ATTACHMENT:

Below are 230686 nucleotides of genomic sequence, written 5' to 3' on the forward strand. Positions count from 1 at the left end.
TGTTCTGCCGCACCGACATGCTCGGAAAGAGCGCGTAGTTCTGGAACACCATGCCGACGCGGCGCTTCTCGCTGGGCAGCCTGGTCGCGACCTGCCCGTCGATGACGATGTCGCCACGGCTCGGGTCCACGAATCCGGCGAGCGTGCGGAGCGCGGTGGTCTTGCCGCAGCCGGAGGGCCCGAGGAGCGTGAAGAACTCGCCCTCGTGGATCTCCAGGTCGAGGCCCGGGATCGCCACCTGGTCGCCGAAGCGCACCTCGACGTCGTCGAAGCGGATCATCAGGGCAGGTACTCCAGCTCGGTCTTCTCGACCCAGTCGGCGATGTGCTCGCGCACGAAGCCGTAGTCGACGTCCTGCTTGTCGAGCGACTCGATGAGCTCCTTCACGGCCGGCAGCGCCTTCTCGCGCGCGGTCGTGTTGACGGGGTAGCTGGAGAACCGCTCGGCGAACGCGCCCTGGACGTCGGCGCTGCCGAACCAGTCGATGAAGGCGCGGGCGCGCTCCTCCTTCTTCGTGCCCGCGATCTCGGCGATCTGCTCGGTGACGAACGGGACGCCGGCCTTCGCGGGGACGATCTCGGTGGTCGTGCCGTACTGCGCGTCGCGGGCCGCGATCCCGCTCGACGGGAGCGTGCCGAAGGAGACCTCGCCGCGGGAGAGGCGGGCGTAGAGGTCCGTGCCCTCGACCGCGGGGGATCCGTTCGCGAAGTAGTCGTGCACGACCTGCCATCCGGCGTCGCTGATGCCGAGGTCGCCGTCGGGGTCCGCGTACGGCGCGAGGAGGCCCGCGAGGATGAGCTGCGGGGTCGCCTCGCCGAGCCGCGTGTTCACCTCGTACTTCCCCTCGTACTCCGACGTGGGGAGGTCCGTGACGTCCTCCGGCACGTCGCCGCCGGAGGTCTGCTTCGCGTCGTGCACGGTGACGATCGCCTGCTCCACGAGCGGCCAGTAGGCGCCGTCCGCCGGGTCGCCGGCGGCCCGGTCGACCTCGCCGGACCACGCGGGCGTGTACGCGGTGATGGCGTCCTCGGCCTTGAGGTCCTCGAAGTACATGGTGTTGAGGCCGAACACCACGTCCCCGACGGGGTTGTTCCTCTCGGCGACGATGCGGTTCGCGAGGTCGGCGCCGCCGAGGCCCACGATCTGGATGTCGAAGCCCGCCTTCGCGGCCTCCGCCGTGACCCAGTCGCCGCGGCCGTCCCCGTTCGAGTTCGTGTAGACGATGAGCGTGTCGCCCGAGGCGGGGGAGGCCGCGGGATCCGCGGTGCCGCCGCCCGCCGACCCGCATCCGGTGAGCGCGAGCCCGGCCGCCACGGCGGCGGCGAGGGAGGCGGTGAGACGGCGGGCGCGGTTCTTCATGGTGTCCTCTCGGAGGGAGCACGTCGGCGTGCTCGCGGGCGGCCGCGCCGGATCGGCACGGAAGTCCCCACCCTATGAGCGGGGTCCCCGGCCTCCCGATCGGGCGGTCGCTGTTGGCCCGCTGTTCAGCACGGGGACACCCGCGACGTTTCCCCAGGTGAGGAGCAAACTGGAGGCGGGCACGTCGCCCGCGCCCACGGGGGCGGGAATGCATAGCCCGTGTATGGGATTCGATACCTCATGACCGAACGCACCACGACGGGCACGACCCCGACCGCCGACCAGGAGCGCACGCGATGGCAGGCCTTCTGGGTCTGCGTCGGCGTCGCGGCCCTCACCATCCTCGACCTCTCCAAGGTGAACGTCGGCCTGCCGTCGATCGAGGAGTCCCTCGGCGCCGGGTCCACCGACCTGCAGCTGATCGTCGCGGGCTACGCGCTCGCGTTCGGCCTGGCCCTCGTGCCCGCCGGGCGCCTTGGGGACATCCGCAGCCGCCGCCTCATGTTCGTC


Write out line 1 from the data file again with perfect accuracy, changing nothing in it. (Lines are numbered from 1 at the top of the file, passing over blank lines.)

Below are 230686 nucleotides of genomic sequence, written 5' to 3' on the forward strand. Positions count from 1 at the left end.